Once a bankruptcy court approves a contract, the resolution of disputes is a question of state law to be resolved in state courts, unless there is an independent ground of federal jurisdiction. It turns out that there is one: the alien diversity jurisdiction provided by 28 U.S.C. Sec. 1332(a)(2). Chicago Pacific is a Delaware corporation with its principal place of business in Chicago. Canada Life is a Canadian corporation with its principal place of business in Toronto. The amount in controversy is about $200,000. These facts appear only in Canada Life's counterclaim, which seeks compensation for providing the extra benefits Chicago Pacific demands (and which Canada Life has been paying, pending resolution of the dispute). So, no thanks to Chicago Pacific--which has the responsibility to be aware of the decisions in its own reorganization, not to mention the duty of every party to inquire into the existence of federal jurisdiction before filing--we have jurisdiction and proceed to the merits.


The district court granted summary judgment to Chicago Pacific. It concluded that Canada Life had promised to take over the payments required by the pension plan, and that if Canada Life neglected to ascertain what those were it had only itself to blame. That plan, the court believed, set $45 as a minimum payment.


Our first question is whether Canada Life is required to adhere to any minimum figure for early retirees. The pension plan is clear on that score. Section 7.07 provides:

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Pension benefits payable to any retired Participant or the survivor of a joint and survivor option benefit provided for in this Plan shall in no event be less than $25 per month. No Participant shall be paid a pension in an amount which exceeds the lesser of the sum of $75,000 per annum or 100% of the Participant's average compensation in the three Plan years in which he carried his highest compensation. Both minimum and maximum limitations shall be adjusted for increases in the cost of living in such amounts as may be determined by the United States Secretary of the Treasury or his delegate.


No retiree may receive less than $25 per month. Section 7.07 does not say $25 per month at age 65, less a discount for early retirement; it says $25 per month. If Canada Life agreed to match the benefits payable under the plan, it agreed to a floor.


The contract is contained in a letter, dated December 16, 1983, which Canada Life sent to the Rock Island's trustee, and which both parties signed. This letter states in part:


The group annuity contract shall provide benefits to annuitants that are at least equal to those benefits provided by the Rock Island Pension Plan, including the following:


a. Normal retirement age 65.


b. Normal Benefit forms of: life annuity; joint and survivor at 50%; joint and survivor at 67%; and joint and survivor at 100%.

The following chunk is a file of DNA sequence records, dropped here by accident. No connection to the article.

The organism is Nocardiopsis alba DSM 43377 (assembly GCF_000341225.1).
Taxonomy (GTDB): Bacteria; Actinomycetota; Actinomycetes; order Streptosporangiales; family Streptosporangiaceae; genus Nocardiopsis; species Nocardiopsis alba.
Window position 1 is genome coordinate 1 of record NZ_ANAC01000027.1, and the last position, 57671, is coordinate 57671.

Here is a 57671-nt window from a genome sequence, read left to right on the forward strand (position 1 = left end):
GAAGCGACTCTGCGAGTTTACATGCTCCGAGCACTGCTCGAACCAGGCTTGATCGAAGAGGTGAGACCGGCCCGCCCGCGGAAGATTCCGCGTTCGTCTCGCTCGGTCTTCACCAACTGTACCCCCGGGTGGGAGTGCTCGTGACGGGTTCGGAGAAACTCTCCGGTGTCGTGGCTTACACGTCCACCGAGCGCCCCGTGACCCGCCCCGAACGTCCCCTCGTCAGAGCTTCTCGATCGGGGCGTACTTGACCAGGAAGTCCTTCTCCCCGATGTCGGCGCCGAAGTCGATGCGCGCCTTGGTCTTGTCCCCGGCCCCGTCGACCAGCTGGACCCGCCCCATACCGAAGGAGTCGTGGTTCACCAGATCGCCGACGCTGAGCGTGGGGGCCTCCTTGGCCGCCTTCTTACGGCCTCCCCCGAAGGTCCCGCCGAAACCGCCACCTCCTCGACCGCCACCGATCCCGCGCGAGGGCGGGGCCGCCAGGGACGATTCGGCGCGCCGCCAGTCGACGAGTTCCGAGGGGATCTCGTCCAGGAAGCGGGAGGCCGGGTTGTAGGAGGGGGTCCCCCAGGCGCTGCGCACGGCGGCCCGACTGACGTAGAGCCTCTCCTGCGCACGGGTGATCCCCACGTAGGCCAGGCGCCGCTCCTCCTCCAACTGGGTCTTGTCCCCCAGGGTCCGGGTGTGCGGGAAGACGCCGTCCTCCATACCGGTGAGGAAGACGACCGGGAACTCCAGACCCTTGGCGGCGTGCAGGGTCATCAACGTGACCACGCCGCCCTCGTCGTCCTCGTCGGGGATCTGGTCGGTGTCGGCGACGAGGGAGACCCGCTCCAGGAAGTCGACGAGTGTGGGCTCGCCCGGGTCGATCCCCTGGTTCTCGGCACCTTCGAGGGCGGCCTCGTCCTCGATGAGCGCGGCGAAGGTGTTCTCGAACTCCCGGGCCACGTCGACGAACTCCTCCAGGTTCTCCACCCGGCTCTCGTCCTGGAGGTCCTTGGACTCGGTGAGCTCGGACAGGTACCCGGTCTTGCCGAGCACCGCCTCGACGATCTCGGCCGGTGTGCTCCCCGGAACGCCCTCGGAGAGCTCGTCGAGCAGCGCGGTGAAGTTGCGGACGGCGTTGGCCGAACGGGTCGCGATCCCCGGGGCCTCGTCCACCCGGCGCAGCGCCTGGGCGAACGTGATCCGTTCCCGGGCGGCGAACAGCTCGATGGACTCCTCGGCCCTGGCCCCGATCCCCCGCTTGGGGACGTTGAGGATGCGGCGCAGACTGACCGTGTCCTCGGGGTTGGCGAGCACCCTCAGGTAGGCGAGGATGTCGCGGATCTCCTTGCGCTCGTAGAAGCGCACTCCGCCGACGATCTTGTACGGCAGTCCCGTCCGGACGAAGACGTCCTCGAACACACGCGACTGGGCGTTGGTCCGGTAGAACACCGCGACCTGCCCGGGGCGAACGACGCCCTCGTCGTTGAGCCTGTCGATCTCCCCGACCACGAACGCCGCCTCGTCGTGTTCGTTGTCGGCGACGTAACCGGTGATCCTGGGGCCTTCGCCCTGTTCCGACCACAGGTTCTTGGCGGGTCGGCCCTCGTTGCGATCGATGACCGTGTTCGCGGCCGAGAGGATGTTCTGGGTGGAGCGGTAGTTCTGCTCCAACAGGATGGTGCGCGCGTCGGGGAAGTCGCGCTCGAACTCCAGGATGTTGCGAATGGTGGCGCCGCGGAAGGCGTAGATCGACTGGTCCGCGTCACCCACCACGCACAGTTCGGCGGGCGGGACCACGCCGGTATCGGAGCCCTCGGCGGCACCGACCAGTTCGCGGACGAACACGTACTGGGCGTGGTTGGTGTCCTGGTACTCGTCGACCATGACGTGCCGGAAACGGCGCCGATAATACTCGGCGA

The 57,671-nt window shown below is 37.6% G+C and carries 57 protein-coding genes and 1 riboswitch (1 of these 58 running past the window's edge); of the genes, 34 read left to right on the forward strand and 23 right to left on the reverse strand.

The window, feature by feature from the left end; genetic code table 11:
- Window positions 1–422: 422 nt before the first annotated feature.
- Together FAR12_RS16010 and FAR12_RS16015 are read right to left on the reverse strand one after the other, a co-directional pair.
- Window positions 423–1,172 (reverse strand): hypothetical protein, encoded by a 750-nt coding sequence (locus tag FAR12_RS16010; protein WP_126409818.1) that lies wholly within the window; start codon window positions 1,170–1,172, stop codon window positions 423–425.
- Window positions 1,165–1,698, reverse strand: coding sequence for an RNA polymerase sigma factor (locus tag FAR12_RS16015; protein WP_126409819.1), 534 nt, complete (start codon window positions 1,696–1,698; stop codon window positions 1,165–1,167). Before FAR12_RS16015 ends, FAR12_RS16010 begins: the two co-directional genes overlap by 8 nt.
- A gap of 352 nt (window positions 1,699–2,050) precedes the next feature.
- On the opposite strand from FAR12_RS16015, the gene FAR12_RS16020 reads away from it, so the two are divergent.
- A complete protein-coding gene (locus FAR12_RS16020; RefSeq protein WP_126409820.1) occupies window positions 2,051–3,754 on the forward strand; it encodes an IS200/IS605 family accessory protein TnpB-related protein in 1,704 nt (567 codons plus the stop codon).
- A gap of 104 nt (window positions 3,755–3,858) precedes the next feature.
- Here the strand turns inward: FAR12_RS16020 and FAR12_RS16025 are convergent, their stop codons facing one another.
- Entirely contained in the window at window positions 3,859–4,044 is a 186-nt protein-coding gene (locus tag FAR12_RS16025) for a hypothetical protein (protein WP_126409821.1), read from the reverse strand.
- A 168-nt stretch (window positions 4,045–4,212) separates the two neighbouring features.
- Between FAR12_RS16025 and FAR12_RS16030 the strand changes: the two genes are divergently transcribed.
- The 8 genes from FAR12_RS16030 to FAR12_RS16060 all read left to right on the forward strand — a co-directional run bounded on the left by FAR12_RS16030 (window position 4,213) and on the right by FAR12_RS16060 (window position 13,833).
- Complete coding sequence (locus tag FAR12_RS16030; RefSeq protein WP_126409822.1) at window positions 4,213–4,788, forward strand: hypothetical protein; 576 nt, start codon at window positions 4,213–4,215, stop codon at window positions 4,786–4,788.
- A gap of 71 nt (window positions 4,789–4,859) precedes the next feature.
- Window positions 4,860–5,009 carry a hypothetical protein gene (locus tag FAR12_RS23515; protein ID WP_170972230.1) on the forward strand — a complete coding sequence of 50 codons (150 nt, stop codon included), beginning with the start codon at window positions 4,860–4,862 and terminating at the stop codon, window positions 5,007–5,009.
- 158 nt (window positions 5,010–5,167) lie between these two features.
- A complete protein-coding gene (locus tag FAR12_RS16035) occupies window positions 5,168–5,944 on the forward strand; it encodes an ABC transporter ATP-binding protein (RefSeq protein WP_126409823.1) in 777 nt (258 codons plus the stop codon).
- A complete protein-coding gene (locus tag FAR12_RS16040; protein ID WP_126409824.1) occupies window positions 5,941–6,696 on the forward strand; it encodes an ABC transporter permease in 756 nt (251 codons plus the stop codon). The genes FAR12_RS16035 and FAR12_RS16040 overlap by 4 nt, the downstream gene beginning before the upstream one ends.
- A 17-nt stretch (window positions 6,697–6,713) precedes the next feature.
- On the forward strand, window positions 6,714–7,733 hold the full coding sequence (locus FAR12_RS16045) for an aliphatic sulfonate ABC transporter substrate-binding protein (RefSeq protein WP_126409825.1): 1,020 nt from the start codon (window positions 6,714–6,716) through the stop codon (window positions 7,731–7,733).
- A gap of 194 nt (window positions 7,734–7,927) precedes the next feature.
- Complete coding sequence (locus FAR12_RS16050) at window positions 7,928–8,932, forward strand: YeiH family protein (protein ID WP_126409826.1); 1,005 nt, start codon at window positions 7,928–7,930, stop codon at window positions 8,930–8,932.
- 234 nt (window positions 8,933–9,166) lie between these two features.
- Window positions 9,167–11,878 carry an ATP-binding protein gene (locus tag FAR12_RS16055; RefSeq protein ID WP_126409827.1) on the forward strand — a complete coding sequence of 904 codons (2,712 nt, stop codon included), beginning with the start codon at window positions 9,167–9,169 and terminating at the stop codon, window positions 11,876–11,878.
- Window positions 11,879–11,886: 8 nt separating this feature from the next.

c. Early retirement is permitted at age 60, with an actuarially reduced benefit amount from the benefit otherwise payable at age 65. [Clauses (d) through (h) omitted.]


Chicago Pacific emphasizes the introductory clause, in which Canada Life promises to pay benefits "at least equal" to those provided by the plan; Canada Life emphasizes clause (c), which speaks of an "actuarial reduction" from the benefits available at age 65.


Clause (c) is not inconsistent with Sec. 7.07. Everyone agrees that Canada Life may reduce benefits actuarially for early retirement. A pensioner entitled to a benefit of $100 per month at age 65 may be offered only $75 at age 60. The issue dividing the parties is not whether there may be an actuarial reduction, for Sec. 7.02(b) of the plan itself provides for reductions, but whether Canada Life is bound to honor the floor Sec. 7.07 places under the benefits. Clause (c) does not address that question. As we read the agreement, Canada Life was listing salient features of the pension plan, not modifying them; a paragraph promising to pay benefits "at least equal" to those in the plan is an odd place to modify the plan. The letter could have said that Canada Life promises to match the pension plan with exceptions, but it does not speak of exceptions.


Another portion of the contract permits Canada Life to cash out any pension less than $25 per month. This shows, Canada Life says, that there may be reductions for early retirement. How else could there be pensions less than $25 per month?, it asks. Simple. The annuity, like the plan, provides for survivor benefits. A pensioner who elects to provide for his spouse after his death may choose a lower survivor's rate (50% or 67%) in exchange for higher benefits during his life. A couple may choose a schedule that gives them, say, $40 per month during the pensioner's life, and the survivor $20 per month for life. Canada Life's option to tender a lump sum payment in lieu of these monthly checks does not show that the minimum benefit may be reduced on account of early retirement.